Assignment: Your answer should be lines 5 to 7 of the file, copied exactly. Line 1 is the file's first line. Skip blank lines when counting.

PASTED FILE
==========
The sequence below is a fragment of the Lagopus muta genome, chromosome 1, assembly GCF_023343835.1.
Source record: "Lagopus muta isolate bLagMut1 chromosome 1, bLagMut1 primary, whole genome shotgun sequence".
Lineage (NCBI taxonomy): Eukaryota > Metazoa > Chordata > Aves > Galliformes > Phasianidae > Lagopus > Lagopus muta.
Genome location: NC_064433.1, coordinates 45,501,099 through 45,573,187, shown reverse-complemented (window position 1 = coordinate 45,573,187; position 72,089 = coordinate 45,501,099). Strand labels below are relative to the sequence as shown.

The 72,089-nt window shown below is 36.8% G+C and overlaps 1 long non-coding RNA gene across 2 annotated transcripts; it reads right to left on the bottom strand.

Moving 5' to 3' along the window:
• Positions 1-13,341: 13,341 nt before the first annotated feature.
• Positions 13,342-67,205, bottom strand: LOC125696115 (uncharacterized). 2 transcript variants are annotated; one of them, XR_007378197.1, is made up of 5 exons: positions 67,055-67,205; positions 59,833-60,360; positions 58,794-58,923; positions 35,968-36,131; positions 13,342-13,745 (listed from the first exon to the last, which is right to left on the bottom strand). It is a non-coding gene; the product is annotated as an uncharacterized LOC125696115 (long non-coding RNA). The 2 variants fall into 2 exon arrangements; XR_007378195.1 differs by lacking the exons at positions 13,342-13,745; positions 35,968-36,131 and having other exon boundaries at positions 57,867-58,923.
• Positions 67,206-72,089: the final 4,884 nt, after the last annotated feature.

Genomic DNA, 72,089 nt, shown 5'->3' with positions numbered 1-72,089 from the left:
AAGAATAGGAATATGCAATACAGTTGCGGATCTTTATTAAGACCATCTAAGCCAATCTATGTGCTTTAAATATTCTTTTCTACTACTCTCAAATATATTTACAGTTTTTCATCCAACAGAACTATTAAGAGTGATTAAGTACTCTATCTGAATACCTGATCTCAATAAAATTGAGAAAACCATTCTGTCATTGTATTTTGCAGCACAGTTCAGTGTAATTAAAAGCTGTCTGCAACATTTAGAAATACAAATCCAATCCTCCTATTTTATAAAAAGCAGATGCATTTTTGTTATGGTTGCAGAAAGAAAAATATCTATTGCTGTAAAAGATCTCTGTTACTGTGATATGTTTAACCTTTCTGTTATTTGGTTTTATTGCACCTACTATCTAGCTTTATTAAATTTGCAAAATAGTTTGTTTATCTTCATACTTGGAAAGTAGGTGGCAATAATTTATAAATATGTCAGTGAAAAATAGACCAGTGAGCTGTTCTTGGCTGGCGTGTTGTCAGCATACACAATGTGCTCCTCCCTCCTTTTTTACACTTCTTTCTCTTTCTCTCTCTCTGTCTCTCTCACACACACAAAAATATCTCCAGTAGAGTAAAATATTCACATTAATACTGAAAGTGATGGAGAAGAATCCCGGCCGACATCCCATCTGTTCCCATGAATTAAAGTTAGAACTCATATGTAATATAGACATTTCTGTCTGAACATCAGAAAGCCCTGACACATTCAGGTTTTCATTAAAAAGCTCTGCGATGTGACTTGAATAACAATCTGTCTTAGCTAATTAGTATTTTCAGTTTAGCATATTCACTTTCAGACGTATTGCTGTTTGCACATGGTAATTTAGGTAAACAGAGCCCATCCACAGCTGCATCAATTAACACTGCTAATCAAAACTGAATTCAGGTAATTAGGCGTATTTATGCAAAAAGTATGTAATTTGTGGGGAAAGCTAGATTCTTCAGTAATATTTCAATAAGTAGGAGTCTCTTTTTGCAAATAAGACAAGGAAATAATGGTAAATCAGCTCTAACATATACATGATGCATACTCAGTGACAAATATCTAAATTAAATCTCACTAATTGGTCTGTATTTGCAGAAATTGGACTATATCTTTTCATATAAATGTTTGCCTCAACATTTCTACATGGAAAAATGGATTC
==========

The 72,089-nt window shown below is 36.8% G+C and overlaps 1 long non-coding RNA gene across 2 annotated transcripts; it reads right to left on the bottom strand.

Moving 5' to 3' along the window:
• Positions 1-13,341: 13,341 nt before the first annotated feature.